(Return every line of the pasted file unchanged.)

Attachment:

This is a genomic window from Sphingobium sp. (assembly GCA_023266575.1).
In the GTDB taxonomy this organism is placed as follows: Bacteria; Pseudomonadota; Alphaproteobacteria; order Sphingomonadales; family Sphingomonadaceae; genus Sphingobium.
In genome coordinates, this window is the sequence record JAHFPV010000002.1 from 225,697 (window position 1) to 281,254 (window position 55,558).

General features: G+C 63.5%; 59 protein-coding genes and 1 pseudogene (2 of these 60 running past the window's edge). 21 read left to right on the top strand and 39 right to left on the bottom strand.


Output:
This is a genomic window from Sphingobium sp. (assembly GCA_023266575.1).
In the GTDB taxonomy this organism is placed as follows: Bacteria; Pseudomonadota; Alphaproteobacteria; order Sphingomonadales; family Sphingomonadaceae; genus Sphingobium.
In genome coordinates, this window is the sequence record JAHFPV010000002.1 from 225,697 (window position 1) to 281,254 (window position 55,558).

General features: G+C 63.5%; 59 protein-coding genes and 1 pseudogene (2 of these 60 running past the window's edge). 21 read left to right on the top strand and 39 right to left on the bottom strand.